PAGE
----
Synergetic effect of high dose rate radiations (10× FFF/2400 MU/min/10 MV x-rays) and paclitaxel selectively eliminates melanoma cells
Background: Melanoma is one of the most aggressive cancers, with 1.6% of total cancer deaths in the United States. In recent years treatment options for metastatic melanoma have been improved by the FDA approval of new therapeutic agents. However, these inhibitors-based therapies are non-specific and have severe toxicities, including hyperkeratosis, photosensitivity, hepatitis, arthralgia, and fatigue. Aims: The aim of this study is to determine the synthetic lethal effect (paclitaxel and radiations) on melanoma cells and reduce the total radiation doses by increasing the dose rates up to 2400 MU/min. Methods and Results: We previously reported a radiation treatment (10 MV x-rays, 10X-FFF, dose rate 2400MU/min, low total dose 0.5 Gy) that kills melanoma cells with 80% survival of normal HEM in vitro. In this study, we extended the radiation cycle up to four and included paclitaxel treatment to study the synthetic lethal effect on melanoma and two other normal primary cells, HDF and HEK. Cells were treated with paclitaxel prior to the radiation at a dose rate of 400 and 2400 MU/min with a total radiation dose of only 0.5 Gy. Mitochondrial respiration assay, DNA damage assay, and colony formation assays were performed to study apoptosis and cell death induction. Four days of consequent radiation treatment with paclitaxel significantly reduces the survival of melanoma cells by inducing apoptosis and mitochondrial damage. After treatment, excessive DNA damage in melanoma cells leads to an increase in the expression of pro-apoptotic genes (Caspase-3) and a decrease in the expression of DNA repair gene (PARP1) and anti-apoptotic gene (Bcl-2) to activate the apoptosis pathway. The combination of paclitaxel and radiation reduces the survival of melanoma cells colonies compared to radiation alone. Conclusion: Our study indicates that radiations with paclitaxel have a potential synthetic lethal effect on melanoma cells and can be developed as a melanoma therapy without toxicities or harmful effects on normal primary skin cells.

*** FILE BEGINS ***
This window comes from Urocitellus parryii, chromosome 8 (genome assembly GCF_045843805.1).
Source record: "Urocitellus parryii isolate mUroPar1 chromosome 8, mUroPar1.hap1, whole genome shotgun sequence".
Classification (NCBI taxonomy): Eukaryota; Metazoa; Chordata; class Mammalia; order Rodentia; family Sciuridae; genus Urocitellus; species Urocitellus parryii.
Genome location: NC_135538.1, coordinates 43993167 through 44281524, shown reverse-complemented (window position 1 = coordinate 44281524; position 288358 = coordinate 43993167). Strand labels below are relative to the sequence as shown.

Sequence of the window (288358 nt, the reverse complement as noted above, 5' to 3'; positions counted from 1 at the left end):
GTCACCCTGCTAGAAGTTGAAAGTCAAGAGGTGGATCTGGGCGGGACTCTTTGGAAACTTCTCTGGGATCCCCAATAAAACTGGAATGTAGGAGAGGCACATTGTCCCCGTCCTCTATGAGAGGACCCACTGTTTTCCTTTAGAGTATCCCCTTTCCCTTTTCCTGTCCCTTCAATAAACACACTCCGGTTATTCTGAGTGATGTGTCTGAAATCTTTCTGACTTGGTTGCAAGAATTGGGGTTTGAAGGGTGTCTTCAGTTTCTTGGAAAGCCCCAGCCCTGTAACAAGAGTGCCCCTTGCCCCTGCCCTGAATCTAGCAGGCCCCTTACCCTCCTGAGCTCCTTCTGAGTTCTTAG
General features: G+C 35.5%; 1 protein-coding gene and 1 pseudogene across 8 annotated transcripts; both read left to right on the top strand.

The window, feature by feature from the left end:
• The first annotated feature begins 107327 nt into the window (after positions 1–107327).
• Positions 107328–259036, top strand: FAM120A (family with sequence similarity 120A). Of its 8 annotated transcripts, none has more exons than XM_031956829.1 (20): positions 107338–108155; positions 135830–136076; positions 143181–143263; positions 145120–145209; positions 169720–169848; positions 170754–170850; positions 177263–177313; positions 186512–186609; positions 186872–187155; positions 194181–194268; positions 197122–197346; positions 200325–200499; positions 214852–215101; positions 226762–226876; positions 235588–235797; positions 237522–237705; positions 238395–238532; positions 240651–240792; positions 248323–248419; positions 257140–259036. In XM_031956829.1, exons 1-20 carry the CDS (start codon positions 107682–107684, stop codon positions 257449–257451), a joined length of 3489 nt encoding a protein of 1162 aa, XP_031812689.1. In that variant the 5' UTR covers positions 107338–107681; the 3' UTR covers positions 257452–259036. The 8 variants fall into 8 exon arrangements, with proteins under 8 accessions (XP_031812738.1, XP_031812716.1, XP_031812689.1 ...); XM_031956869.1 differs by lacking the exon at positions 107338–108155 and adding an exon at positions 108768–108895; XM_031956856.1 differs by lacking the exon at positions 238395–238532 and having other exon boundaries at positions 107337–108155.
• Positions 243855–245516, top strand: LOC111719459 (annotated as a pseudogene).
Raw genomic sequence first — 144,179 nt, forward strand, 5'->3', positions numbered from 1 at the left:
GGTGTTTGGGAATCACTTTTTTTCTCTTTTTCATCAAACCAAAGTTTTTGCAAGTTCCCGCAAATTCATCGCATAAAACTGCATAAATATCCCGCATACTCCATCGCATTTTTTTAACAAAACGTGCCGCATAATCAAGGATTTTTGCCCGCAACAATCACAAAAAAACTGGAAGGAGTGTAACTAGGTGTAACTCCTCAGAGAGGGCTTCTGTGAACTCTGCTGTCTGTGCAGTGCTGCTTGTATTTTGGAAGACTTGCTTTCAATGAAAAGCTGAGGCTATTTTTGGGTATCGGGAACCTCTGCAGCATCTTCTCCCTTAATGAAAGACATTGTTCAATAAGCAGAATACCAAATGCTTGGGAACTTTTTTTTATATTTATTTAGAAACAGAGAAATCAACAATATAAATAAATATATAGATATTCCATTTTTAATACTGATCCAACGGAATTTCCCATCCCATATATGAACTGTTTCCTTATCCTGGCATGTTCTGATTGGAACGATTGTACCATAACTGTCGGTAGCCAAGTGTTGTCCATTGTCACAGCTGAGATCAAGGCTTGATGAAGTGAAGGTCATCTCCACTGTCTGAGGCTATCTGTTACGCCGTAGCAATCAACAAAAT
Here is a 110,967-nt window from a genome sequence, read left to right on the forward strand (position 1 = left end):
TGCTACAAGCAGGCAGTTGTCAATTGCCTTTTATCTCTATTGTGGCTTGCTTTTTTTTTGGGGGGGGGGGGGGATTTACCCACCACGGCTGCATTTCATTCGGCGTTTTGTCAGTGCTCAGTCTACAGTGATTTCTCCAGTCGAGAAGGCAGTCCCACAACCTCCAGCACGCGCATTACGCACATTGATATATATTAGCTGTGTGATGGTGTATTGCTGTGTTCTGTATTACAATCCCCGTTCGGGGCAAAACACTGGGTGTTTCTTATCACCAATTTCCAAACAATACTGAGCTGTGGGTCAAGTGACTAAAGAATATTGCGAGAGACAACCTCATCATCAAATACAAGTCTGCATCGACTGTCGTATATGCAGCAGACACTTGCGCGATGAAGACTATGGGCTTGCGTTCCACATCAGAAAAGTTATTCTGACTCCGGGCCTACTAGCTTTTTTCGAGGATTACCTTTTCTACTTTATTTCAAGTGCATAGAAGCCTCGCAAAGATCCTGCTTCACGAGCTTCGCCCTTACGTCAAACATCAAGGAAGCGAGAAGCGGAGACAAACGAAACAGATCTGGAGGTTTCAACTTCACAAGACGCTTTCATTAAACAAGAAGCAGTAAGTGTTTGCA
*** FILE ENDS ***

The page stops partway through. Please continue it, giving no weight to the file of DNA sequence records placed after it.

Lodhi, Niraj; Nagpal, Poonam; Sarojini, Sreeja; Keck, Michaela; Chiu, Yuk Ming; Parvez, Zeenath; Adrianzen, Laura; and Suh, K. Stephen, "Synergetic effect of high dose rate radiations (10× FFF/2400 MU/min/10 MV x-rays) and paclitaxel selectively eliminates melanoma cells" (2023). Kean Publications. 256.